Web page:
In order to maintain fans’, as well as his own, happiness in the fight game, there are no clues for Blue to search out; Ray provides all the answers: show up, show genuineness, show domination.
Check out Ray in his fight at Cage Warriors 60, especially before realizing what he fought through:
The last time “Braveheart” pulled out of a fight was on the last blue moon. In Ray’s transparency with the media, he revealed a couple of injuries he fought through to earn the lightweight title at Cage Warriors 60. In his post-fight interview, he confessed,
“When I was training, John Makdessi caught me with a spinning back-kick, and I thought he broke my ribs six-weeks ago. I had to go to the hospital to get a scan; there was no way I was pulling out of this fight. I just continued through until it got better. Also, my last week of sparring at The Griphouse with the Dinky Ninjas, I clashed heads with one of my teammates. Unfortunately, he got injured; he had a big cut on his forehead. I feel so sorry for that; it was an accident. Mine was up here [pointing to a cut closer to the top of his head], and it opened up in the first round [of the Cage Warriors bout]. I knew that was probably going to happen, so I was prepared for that.”
Sure, the chants and cheers are fulfilling, except when you find yourself on the losing end of them. Nobody comprehends this more compassionately than Ray. Proceeding Ray’s win at UFC Fight Night Krakow, Poland, he endeared those who filled Tauron Arena, or tuned in on UFC’s Fight Pass, with a heartwarming post-fight interview after finishing his Polish opponent Marcin Bandel in the second round. He said,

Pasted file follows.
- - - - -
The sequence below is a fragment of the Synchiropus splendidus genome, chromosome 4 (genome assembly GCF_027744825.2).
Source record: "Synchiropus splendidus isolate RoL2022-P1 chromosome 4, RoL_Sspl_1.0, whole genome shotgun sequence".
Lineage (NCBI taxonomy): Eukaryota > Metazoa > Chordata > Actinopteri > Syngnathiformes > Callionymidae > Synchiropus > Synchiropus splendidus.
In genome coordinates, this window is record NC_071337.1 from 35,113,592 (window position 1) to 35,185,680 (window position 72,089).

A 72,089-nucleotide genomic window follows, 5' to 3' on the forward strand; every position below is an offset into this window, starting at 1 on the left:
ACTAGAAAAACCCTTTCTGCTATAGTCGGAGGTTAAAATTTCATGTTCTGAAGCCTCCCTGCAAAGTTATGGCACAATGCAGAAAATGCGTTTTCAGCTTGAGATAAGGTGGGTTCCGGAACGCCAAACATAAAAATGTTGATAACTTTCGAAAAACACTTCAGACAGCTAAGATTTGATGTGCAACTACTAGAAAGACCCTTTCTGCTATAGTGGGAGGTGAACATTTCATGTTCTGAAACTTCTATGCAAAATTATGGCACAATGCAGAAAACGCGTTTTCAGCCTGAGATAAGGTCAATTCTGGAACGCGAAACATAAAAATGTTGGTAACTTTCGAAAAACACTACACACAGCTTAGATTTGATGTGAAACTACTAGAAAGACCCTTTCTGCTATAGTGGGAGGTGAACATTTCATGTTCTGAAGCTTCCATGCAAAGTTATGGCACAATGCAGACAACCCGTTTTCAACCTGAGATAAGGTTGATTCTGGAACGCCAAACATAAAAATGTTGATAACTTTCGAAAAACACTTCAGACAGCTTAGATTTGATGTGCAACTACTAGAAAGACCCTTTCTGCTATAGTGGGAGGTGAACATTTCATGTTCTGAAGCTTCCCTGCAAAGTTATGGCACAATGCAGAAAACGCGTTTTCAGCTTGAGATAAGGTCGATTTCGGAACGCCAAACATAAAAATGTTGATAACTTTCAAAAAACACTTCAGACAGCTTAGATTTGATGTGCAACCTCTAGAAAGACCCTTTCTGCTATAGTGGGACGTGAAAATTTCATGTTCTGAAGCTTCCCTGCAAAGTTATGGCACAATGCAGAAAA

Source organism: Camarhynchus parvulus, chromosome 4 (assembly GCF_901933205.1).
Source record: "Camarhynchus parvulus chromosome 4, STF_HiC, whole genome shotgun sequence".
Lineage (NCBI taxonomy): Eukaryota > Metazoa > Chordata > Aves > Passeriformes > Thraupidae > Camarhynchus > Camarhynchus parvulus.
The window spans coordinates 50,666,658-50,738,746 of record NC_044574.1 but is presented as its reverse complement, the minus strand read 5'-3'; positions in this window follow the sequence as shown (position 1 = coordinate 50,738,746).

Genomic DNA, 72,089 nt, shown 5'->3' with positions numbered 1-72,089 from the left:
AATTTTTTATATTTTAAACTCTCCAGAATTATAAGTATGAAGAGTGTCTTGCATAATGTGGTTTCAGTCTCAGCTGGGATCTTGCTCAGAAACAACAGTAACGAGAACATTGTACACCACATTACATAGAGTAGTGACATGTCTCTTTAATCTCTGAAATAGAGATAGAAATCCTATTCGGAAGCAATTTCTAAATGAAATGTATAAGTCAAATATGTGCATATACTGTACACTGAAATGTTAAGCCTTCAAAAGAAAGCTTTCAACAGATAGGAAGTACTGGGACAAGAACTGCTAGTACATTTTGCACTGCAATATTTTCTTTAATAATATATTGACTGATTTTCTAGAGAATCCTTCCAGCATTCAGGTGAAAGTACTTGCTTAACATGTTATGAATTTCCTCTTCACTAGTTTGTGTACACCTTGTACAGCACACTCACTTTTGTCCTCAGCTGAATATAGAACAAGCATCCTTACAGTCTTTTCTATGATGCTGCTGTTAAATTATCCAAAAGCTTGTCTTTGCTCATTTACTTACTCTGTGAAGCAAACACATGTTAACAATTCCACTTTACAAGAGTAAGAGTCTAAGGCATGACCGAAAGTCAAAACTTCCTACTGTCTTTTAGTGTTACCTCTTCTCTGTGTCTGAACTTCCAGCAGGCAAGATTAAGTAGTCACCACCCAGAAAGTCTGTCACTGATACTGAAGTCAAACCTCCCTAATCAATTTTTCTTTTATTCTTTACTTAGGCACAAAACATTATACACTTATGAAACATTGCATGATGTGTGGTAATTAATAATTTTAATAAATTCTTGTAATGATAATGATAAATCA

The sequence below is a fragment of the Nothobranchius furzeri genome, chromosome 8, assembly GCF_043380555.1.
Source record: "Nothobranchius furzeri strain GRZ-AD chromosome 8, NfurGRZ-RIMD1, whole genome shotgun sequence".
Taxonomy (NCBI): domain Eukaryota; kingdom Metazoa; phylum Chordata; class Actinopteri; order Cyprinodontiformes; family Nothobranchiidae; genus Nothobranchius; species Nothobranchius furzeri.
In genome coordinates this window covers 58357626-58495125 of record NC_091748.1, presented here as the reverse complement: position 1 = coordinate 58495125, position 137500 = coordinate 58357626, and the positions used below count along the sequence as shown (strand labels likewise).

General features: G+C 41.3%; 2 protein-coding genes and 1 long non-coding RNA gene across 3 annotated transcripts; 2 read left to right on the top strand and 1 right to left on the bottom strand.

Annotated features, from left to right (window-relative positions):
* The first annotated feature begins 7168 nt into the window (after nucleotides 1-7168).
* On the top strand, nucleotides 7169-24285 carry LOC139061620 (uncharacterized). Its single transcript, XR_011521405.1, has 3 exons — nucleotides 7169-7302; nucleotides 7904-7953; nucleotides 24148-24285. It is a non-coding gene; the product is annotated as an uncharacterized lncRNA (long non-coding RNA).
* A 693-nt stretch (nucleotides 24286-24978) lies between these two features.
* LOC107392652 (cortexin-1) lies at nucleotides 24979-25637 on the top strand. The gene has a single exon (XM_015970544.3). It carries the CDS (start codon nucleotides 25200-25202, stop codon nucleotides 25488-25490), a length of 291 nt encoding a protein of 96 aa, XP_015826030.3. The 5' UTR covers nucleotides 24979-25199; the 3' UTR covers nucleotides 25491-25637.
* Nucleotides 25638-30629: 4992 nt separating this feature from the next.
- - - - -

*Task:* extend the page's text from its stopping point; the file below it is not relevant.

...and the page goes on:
“First of all, I just want to apologize to all the Polish fans. I know it’s always better to get a hometown win for your fighters. I hope I’ve made a few fans out there today. I had about thirty pounds to lose in fifteen days. I wasn’t sure I could make it, but I was always going to try. I also want to say I love you to my fiancé at home; she’s due with my baby. There is even a chance I could go to my phone, right now, and my baby girl was born. I also just want to say, UFC, Joe Silva, thanks for giving me the opportunity. I hope I did enough to get that bonus; it’d change my life. Thanks everybody. Thanks!”
During his well-used time on the microphone, he modeled good will, but he also alluded to the fact that he was on a diet of a handful of blueberries a day for the fifteen days he had to prepare for his Octagon debut. Ray detailed the process he went through to cut the necessary weight, tipping the scales in his favor, while appearing as a special guest on episode 51 of Jon and Mike’s MMA Corner:
“I basically did the last week of Three-Weeks to Shredded. Even though I had two-weeks till the fight, I didn’t do the lead up weeks. The last week of Three-Weeks to Shredded is based on food intake and not training. The program isn’t designed to be training on the food intake. Obviously, I couldn’t do that with only two-weeks. If I was doing the last week of Three-Weeks to Shredded as usual. I was supposed to be chilling and just losing weight, though I was training hard as hell with minimal calories.”